As for changing the default we have right now, if non-English languages really feel U.S. computer braille is a better default than UEB grade 1, I think we should drop this idea altogether until we have language specific defaults. I'd like to see solid arguments as to why U.S. computer braille is better for beginning users, though; see #6952 (comment) for what I don't think this is the case. Note that @dkager seems happy enough with UEB grade 1 as the default; see #6952 (comment).

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jcsteh commented Mar 13, 2017

I feel there's some serious scope confusion/bloat happening here. :)

Having language specific default tables is definitely ideal, but is a much larger chunk of work than just changing the default. I don't think the liblouis metadata is going to be sufficient for this (even once it is finally ready). Unless I'm missing something, yes, it will specify the language of a table, but there are already multiple tables per language, so that isn't helpful. We need to be able to choose a single default. Regardless, this should be addressed separately.

As for changing the default we have right now, if non-English languages really feel U.S. computer braille is a better default than UEB grade 1, I think we should drop this idea altogether until we have language specific defaults. I'd like to see solid arguments as to why U.S. computer braille is better for beginning users, though; see #6952 (comment) for what I don't think this is the case. Note that @dkager seems happy enough with UEB grade 1 as the default; see #6952 (comment).

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dkager Jun 4, 2017

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In looking through open braille issues I found this one again.

As for changing the default we have right now, if non-English languages really feel U.S. computer braille is a better default than UEB grade 1, I think we should drop this idea altogether until we have language specific defaults. I'd like to see solid arguments as to why U.S. computer braille is better for beginning users, though; [...]

One reason why U.S. computer braille is easier (not better as such) is that it has very basic rules for capitalization and numbers: they have their own symbols. For example, UEB has a different capital sign in Unified English Braille than Ueb. In fact, the capital sign isn't standardized across non-English languages, so somebody is bound to be unfamiliar with the UEB approach. Furthermore, signs like the quote (") change based on context. For example, in "quote (") quote" I see 3 different braille signs for this symbol when using UEB.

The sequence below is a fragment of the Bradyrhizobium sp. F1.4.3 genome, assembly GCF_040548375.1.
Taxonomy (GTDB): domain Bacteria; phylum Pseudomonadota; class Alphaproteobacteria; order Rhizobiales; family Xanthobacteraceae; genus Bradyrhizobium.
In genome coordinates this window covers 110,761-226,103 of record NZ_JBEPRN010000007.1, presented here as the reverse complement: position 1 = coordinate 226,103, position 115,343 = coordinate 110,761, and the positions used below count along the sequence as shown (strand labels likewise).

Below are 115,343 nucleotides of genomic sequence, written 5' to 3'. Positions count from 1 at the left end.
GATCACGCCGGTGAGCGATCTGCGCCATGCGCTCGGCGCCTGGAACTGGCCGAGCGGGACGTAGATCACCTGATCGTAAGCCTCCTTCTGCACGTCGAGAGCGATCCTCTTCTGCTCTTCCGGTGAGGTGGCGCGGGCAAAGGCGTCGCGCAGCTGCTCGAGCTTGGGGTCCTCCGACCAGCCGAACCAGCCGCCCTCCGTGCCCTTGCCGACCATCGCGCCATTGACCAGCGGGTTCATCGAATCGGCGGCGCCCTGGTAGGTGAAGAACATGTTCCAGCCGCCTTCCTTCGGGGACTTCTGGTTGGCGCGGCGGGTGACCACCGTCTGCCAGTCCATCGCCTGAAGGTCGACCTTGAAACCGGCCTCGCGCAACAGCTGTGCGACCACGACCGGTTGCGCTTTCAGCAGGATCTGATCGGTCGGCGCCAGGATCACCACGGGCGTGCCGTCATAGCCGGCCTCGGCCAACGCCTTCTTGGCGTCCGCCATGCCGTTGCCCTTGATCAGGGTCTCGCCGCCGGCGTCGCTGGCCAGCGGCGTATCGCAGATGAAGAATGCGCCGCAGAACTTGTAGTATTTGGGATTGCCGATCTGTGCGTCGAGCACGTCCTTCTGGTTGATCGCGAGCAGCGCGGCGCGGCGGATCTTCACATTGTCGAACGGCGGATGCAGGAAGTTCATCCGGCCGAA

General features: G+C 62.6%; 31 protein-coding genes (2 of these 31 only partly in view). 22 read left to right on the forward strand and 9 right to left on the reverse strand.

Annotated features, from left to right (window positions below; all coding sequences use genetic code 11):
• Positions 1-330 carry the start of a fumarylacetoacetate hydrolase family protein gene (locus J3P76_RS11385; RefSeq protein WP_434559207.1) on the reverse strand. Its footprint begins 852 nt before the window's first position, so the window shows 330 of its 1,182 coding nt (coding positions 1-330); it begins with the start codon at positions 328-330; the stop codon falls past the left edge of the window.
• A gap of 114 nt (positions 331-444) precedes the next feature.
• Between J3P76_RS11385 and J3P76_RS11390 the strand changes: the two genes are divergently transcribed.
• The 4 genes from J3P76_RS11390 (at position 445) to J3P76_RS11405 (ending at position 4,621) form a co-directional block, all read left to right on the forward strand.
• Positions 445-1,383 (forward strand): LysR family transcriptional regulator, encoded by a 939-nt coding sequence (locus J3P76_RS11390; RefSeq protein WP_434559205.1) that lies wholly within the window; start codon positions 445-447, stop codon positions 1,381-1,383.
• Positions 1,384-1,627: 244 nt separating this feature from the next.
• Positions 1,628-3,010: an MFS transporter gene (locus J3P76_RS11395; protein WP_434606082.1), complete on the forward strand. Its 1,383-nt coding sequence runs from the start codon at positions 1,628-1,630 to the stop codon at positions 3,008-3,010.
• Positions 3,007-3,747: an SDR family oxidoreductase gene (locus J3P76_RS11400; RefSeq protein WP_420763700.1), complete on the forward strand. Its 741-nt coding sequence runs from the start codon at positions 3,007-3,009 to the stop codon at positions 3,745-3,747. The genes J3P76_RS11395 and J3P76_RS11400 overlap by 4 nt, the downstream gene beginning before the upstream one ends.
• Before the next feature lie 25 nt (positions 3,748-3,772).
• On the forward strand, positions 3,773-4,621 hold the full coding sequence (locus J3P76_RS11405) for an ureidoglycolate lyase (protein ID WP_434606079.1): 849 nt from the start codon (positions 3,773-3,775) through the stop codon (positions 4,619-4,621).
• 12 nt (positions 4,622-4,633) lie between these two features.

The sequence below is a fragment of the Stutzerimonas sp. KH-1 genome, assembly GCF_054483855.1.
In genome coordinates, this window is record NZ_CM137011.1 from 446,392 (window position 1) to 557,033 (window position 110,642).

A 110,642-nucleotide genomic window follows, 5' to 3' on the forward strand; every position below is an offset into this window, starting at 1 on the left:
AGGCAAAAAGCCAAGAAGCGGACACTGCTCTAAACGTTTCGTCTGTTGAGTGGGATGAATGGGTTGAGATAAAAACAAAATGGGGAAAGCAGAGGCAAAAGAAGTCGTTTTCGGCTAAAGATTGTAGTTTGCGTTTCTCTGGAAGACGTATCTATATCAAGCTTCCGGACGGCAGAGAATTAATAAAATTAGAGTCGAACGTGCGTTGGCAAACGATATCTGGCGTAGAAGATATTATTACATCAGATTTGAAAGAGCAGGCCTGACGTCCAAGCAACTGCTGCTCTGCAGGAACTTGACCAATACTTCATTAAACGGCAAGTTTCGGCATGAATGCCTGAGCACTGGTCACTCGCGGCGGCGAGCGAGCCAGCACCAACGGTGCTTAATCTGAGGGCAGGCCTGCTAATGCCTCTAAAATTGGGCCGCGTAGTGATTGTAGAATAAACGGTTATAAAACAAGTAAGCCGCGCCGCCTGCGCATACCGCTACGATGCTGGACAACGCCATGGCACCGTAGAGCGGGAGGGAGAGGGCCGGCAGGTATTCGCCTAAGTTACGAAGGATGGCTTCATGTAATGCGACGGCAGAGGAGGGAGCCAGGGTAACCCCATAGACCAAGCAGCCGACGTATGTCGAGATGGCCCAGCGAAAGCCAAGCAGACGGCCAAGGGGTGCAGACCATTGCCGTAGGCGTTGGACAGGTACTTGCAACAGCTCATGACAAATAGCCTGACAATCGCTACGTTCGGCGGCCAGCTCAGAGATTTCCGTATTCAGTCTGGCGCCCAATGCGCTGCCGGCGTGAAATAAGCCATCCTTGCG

The flip side of this is that the number sign, period and comma do match Dutch literary braille, and probably many others. But they aren't standardized either. For example, in Finnish braille the UEB period (⠲) corresponds to the exclamation mark.

Long story short: you can't win. But maybe we can decide on a default table now that we have discussed it for a while. I would propose UEB grade 1 inspite of the caveats above. I say that mostly because UEB goes beyond the U.S. and therefore will be familiar to a large user base. Probably the largest single user base of any table in liblouis.

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dkager commented Jun 4, 2017

In looking through open braille issues I found this one again.

As for changing the default we have right now, if non-English languages really feel U.S. computer braille is a better default than UEB grade 1, I think we should drop this idea altogether until we have language specific defaults. I'd like to see solid arguments as to why U.S. computer braille is better for beginning users, though; [...]

One reason why U.S. computer braille is easier (not better as such) is that it has very basic rules for capitalization and numbers: they have their own symbols. For example, UEB has a different capital sign in Unified English Braille than Ueb. In fact, the capital sign isn't standardized across non-English languages, so somebody is bound to be unfamiliar with the UEB approach. Furthermore, signs like the quote (") change based on context. For example, in "quote (") quote" I see 3 different braille signs for this symbol when using UEB.

The flip side of this is that the number sign, period and comma do match Dutch literary braille, and probably many others. But they aren't standardized either. For example, in Finnish braille the UEB period (⠲) corresponds to the exclamation mark.

Long story short: you can't win. But maybe we can decide on a default table now that we have discussed it for a while. I would propose UEB grade 1 inspite of the caveats above. I say that mostly because UEB goes beyond the U.S. and therefore will be familiar to a large user base. Probably the largest single user base of any table in liblouis.

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leonardder Jun 12, 2017

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I just discovered that there is a ticket (#290) for language based braille table defaults.

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leonardder commented Jun 12, 2017

I just discovered that there is a ticket (#290) for language based braille table defaults.